Travel planning starts with choosing the right bag
Opinions differ as to what the tools of the future will look like. Netbooks, celebrated as a small and light alternative just a few years ago, are now completely out of fashion. At first glance, ultrabooks, narrower and lighter than notebooks, but still equipped with high performance than tablets, seem to me to be the solution for the mobile office of the future. But foldable screens, mobile phones with a folding screen, could soon revolutionize the market - at least today I prefer to use my mobile phone on the go.
Accordingly, my travel planning starts with the choice of the right bag: The Twin City Bag from Ortlieb has proven to be particularly practical here, even if you are still traveling by bike. Because the bag is the 2-in-1 solution not only for cyclists: depending on which side you fold the folding lid over, you can use it as a shoulder bag or bike bag: thanks to the QL2.1 hook system, it can be attached directly to the Hang in the luggage rack. The shoulder strap is securely stowed in an extra pocket. After the ride, you turn the cover over to the other side, cover the bike hooks on the outside and hang them over your shoulder. In addition, the bag can not only be closed with a practical strap, but also with a zipper. This offers enough storage space to go shopping on the go.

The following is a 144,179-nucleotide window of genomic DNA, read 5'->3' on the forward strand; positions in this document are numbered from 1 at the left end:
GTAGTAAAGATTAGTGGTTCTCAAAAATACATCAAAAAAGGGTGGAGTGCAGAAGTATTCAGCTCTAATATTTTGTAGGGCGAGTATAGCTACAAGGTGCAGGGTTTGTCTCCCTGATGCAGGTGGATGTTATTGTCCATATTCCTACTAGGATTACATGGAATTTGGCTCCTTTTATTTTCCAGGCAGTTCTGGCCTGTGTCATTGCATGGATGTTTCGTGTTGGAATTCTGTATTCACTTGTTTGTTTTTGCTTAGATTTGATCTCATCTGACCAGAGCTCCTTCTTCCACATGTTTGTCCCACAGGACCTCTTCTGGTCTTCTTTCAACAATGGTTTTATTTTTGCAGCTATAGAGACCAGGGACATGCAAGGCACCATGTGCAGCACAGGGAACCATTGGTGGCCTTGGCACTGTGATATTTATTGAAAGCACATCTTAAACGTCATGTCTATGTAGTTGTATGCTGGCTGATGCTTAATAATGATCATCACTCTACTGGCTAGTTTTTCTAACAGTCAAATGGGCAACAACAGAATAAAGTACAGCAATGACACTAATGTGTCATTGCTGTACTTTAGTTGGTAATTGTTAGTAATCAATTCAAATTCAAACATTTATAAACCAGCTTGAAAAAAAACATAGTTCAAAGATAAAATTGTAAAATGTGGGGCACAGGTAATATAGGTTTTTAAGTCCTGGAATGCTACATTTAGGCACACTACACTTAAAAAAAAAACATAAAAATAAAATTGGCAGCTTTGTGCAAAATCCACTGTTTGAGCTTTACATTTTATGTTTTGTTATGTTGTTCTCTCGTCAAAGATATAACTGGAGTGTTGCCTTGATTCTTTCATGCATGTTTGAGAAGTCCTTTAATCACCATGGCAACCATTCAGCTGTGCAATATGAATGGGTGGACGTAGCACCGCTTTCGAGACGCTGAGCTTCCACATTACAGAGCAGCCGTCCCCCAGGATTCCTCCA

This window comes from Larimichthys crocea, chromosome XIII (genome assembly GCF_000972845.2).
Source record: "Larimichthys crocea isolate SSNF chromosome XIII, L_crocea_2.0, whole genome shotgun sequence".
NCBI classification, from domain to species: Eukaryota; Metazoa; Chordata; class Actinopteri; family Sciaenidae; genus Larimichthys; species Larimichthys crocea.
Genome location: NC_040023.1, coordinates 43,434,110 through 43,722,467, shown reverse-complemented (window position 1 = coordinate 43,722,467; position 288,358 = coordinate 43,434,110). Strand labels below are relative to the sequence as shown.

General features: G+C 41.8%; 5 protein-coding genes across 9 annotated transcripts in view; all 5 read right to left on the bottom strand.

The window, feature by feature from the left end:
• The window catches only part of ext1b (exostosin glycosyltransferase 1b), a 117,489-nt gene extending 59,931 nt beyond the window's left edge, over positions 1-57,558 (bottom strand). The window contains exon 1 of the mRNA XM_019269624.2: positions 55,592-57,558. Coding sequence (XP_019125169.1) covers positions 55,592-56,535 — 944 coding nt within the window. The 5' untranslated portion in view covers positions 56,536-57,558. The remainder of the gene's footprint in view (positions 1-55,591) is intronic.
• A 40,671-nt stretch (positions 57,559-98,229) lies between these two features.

Because the Twin-City Urban is big enough for an organizer in A4 format, wallet, smartphone, notebook, water bottle etc. - and small enough to go through everyday life with light luggage. The Cordura fabric with a fabric look is not only waterproof and hard-wearing, but also feels pleasantly soft. So the bag is not only extremely practical, it also looks great.
The tools of the future are small and handy
Who asks now what about the upholstery for mobile work equipment in, for example, elaborate notebook backpacks or even trolley cases, I ask back: will we still need it in the future? The smaller and lighter tablets with their completely new operating concept consisting of a touchscreen, on-screen keyboard and apps again did not manage to change our traditional working habits: the expected revolution has failed to materialize. Which tools and matching bags will we use in the future?
Some time ago I had the opportunity to test an ultrabook and a tablet in quick succession. Both were equipped with Windows as the operating system, which makes comparability easier, but in my opinion it does not do both devices well: Because, especially on tablets, the supposedly big hit from Microsoft is in reality an unhappy hermaphrodite between the two worlds, neither fish nor meat . Sure, the start menu looks stylish and made for touchscreens; however, if you want to use “normal” programs, you cannot do without a mouse or stylus. This bad mix makes the use of devices, both tablets and ultrabooks, a pain - and my comparison actually unfair.
Humans are creatures of habits